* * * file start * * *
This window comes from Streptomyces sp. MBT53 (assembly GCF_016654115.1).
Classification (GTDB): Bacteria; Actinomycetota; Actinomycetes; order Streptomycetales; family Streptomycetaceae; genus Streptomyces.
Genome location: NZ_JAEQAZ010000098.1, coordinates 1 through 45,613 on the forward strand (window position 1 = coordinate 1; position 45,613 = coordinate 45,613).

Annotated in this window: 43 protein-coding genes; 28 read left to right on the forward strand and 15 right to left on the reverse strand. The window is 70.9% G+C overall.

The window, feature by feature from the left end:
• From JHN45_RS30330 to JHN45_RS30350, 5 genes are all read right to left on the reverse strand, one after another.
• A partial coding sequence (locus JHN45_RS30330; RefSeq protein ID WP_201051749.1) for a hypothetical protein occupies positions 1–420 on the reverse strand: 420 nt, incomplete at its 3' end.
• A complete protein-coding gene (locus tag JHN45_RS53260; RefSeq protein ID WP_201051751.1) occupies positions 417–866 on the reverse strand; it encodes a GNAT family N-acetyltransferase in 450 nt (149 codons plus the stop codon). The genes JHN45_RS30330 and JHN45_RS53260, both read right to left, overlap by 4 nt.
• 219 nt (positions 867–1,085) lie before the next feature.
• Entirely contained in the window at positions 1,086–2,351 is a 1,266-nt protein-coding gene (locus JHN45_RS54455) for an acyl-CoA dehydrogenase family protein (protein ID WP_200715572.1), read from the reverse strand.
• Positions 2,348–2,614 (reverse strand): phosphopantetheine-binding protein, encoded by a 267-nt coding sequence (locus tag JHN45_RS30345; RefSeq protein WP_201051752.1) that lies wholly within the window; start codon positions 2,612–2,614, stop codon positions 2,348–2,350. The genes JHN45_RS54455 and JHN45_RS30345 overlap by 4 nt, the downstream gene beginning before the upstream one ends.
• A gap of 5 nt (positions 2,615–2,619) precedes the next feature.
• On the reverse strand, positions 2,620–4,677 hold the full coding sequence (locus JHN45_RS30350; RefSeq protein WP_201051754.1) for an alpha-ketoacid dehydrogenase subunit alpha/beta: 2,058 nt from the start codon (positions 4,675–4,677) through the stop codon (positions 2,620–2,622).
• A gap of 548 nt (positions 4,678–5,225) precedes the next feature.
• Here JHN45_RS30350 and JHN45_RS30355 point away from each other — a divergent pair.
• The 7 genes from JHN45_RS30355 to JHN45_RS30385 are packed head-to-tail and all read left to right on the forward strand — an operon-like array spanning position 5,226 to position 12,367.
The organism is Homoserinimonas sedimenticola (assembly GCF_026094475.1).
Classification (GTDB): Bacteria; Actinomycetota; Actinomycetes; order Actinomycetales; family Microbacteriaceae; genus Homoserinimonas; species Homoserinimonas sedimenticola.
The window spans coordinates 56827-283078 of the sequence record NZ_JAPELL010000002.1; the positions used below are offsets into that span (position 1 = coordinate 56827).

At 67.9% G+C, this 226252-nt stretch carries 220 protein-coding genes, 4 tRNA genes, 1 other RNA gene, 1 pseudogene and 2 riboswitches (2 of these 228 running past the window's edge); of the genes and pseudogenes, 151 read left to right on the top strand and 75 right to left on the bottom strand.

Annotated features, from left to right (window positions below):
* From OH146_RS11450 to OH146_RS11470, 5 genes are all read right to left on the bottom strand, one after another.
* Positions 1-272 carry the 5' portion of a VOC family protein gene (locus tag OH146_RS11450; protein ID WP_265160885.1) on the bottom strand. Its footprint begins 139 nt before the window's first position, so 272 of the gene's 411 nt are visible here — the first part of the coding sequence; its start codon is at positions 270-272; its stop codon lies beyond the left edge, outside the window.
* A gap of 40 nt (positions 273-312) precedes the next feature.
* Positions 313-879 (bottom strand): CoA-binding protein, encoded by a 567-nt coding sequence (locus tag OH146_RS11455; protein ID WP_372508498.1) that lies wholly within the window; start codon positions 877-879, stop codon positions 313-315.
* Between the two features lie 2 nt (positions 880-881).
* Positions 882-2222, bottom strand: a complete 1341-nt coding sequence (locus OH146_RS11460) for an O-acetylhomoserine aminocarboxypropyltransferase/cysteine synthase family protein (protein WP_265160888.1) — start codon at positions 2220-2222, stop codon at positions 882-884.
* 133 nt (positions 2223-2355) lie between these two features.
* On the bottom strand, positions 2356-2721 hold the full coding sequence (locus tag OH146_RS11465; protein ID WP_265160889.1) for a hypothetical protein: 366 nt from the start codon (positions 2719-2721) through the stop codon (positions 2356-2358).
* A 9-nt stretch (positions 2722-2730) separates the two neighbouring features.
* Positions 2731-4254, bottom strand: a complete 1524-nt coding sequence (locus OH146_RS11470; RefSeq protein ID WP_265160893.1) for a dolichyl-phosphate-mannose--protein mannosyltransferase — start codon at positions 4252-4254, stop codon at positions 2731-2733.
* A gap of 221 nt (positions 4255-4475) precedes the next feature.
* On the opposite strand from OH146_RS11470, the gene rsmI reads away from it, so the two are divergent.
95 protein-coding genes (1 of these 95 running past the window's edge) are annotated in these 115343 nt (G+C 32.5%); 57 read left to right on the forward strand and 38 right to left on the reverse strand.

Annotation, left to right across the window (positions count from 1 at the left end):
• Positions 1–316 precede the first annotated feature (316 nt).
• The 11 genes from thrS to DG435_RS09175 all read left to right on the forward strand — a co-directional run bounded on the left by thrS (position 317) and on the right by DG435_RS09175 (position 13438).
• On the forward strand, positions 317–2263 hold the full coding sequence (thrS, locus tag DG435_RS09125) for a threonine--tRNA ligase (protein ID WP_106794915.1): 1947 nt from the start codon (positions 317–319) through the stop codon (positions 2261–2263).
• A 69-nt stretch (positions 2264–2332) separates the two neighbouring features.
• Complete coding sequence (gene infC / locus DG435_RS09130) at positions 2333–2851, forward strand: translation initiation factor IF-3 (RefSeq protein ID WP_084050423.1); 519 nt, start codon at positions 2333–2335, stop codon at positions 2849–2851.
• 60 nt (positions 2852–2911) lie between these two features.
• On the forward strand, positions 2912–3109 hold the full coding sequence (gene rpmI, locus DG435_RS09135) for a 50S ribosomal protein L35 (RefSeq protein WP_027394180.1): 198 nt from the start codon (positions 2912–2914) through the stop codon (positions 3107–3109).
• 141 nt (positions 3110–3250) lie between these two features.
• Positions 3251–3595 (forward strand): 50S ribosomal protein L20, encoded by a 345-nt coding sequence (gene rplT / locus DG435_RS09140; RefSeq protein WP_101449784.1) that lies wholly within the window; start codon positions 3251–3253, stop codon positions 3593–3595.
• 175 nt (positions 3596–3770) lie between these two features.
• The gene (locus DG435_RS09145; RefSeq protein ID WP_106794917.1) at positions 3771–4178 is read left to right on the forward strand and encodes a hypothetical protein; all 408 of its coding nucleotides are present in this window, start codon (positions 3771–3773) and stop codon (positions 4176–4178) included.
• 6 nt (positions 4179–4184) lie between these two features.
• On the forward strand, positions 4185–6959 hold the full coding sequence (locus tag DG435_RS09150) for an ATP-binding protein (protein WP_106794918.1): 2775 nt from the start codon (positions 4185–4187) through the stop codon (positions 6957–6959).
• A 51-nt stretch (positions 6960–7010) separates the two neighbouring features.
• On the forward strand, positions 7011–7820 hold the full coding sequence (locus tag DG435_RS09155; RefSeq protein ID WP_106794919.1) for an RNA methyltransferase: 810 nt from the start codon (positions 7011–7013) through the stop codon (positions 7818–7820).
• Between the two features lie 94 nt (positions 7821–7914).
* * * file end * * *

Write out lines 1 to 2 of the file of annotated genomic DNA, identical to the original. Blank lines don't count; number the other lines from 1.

This window comes from Streptomyces sp. MBT53 (assembly GCF_016654115.1).
Classification (GTDB): Bacteria; Actinomycetota; Actinomycetes; order Streptomycetales; family Streptomycetaceae; genus Streptomyces.